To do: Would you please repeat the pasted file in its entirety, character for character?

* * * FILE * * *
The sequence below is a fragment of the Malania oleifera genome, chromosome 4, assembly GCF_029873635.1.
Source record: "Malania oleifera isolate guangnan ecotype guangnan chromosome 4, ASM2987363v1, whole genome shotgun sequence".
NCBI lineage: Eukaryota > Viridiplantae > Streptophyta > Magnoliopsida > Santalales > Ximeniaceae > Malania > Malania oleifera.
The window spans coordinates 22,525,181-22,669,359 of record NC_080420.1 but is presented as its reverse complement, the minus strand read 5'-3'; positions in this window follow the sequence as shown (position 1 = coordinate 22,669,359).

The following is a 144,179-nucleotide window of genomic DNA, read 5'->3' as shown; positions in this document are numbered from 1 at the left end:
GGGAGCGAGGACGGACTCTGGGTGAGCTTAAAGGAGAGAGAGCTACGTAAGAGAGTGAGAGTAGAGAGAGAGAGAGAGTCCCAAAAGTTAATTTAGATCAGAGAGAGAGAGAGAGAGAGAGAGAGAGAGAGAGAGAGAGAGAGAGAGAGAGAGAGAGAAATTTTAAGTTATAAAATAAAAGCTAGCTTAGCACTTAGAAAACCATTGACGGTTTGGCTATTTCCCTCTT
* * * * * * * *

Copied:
The sequence below is a fragment of the Malania oleifera genome, chromosome 4, assembly GCF_029873635.1.
Source record: "Malania oleifera isolate guangnan ecotype guangnan chromosome 4, ASM2987363v1, whole genome shotgun sequence".
NCBI lineage: Eukaryota > Viridiplantae > Streptophyta > Magnoliopsida > Santalales > Ximeniaceae > Malania > Malania oleifera.
The window spans coordinates 22,525,181-22,669,359 of record NC_080420.1 but is presented as its reverse complement, the minus strand read 5'-3'; positions in this window follow the sequence as shown (position 1 = coordinate 22,669,359).

The following is a 144,179-nucleotide window of genomic DNA, read 5'->3' as shown; positions in this document are numbered from 1 at the left end:
GGGAGCGAGGACGGACTCTGGGTGAGCTTAAAGGAGAGAGAGCTACGTAAGAGAGTGAGAGTAGAGAGAGAGAGAGAGTCCCAAAAGTTAATTTAGATCAGAGAGAGAGAGAGAGAGAGAGAGAGAGAGAGAGAGAGAGAGAGAGAGAGAGAGAGAGAAATTTTAAGTTATAAAATAAAAGCTAGCTTAGCACTTAGAAAACCATTGACGGTTTGGCTATTTCCCTCTT